Aircraft fly-ins can become large events with the number of attendees making it difficult to get around them all. The Concrete Vintage Aircraft Fly-In is the opposite of this despite the substantial number of aircraft that show up. Rob Edgcumbe went along for GAR and describes a new event for him.
When I was first told about a vintage aircraft fly-in at a place called Concrete, I thought I was the victim of a windup. However, the place is real and the fly-in is real. Moreover, it is held in a scenic location amongst the hills in the north of Washington State and is a magnet for older aircraft that are a bit unique. It seemed like a great thing to experience.
Drive north of Seattle and east of Interstate 5 and, after about 90 minutes you come to the town of Concrete. The airport has a great museum and the hangars are home to many interesting aircraft. Indeed, if you forget about the fly-in for a moment and just wander between the hangars, you come across all sorts of interesting aircraft and restoration projects underway. This place is a gem.
The fly-in itself attracts a wide range of aircraft. While there are plenty of types that you would expect to see at any airport on a given weekend, the number of Wacos, Bellancas, Stinsons etc is quite amazing. Each time something appeared on the runway, I found myself checking with the people around me exactly what it was. Older civil aircraft types are not my speciality and at this event I was definitely in need of help in knowing what everything was.
Both sides of the runway provide parking space and visitors are free to cross the runway to see what is on the opposite side. A team of marshals was busy at work directing the arriving aircraft to a space while allowing the aircraft already there to head out for a little flying fun when the chance arose. The skies may have been a bit overcast but conditions were still good enough and the surrounding hills, while imposing, did not seem to limit the number of arriving types. The wind was a little variable resulting in a couple of changes of runway direction but was a crosswind for part of the day challenging a few of the arrivals!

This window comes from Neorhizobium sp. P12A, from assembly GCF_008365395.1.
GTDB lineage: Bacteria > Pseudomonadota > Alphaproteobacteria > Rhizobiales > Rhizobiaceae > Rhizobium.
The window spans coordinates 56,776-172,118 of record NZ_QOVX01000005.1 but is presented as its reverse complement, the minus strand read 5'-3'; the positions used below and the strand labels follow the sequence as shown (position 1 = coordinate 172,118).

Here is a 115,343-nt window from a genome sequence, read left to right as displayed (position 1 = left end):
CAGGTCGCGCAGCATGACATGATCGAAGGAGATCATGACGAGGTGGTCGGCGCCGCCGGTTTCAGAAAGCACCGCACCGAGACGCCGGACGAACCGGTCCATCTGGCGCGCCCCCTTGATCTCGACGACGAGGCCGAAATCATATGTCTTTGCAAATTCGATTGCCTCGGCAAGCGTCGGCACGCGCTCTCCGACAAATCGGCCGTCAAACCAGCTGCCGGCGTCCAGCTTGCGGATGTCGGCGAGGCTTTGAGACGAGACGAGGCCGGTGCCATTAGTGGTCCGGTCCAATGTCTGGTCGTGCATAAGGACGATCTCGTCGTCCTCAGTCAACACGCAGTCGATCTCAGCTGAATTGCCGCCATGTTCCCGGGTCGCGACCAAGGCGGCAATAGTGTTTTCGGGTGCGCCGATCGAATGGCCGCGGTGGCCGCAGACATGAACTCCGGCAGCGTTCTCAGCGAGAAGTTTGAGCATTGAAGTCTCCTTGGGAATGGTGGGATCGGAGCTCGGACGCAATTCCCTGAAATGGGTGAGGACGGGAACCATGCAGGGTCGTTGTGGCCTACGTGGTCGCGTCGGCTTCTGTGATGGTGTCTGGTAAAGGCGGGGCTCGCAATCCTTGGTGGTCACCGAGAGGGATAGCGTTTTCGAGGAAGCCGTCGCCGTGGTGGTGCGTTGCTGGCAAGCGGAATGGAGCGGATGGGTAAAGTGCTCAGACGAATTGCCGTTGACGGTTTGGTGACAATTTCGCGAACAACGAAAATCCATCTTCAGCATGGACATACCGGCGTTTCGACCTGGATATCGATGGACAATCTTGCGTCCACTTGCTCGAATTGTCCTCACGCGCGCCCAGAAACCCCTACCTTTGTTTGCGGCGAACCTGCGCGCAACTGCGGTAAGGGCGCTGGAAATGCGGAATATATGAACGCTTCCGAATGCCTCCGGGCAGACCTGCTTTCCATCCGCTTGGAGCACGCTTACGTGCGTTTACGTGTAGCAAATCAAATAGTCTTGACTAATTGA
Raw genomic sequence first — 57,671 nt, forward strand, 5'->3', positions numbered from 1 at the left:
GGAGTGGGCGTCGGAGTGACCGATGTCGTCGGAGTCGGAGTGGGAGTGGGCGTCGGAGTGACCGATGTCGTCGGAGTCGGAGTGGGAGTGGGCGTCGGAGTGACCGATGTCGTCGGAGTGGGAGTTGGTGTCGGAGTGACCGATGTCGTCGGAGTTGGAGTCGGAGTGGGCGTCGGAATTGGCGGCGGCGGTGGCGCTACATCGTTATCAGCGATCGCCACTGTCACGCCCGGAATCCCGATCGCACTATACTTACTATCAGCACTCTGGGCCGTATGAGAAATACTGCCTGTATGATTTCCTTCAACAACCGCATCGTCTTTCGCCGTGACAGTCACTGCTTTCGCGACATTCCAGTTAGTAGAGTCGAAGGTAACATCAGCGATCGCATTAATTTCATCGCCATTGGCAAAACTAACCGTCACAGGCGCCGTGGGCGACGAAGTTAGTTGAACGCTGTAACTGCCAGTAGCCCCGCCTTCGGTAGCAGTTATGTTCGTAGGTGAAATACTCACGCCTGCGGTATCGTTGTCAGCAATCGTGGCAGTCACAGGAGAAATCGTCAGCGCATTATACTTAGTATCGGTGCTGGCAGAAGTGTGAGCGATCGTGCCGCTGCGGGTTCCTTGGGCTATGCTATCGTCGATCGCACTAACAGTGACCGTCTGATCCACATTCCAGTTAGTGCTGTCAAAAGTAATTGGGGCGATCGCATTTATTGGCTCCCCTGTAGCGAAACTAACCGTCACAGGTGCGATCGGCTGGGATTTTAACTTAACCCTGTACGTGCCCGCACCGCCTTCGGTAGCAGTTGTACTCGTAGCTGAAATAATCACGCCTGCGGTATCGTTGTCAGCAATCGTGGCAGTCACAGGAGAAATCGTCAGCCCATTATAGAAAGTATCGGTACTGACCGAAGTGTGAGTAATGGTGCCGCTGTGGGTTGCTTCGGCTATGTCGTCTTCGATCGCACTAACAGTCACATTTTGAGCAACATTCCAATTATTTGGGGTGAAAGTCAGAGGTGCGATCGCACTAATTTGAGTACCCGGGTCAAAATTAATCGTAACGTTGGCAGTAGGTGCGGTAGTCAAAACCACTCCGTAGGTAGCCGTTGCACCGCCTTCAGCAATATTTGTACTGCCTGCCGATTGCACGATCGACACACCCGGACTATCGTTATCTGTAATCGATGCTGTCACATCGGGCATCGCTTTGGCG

As with most good fly-ins, the attendees took the chance during the day to get the planes out and flying. Consequently, there was a steady stream of arrivals and departures. Indeed, it was quite busy on the ground so, the planes that headed out for a while meant there was a bit of space for some of the new arrivals to park.
Towards the end of the day, the weather started to pick up. The skies cleared and the sun came out. The wind changed direction again as the sun on the hills started to pull the air through the valley. With activity dropping off a bit, some of the locals were able to relax for a while and get their own planes out for a trip and a blast across the field too.
Concrete is a little out of the way but that is at the heart of its charm. A great collection of based aircraft in the varied hangars, plenty of visitors of many types and a welcoming atmosphere for the visitor. This is exactly the sort of thing an aviation event should be.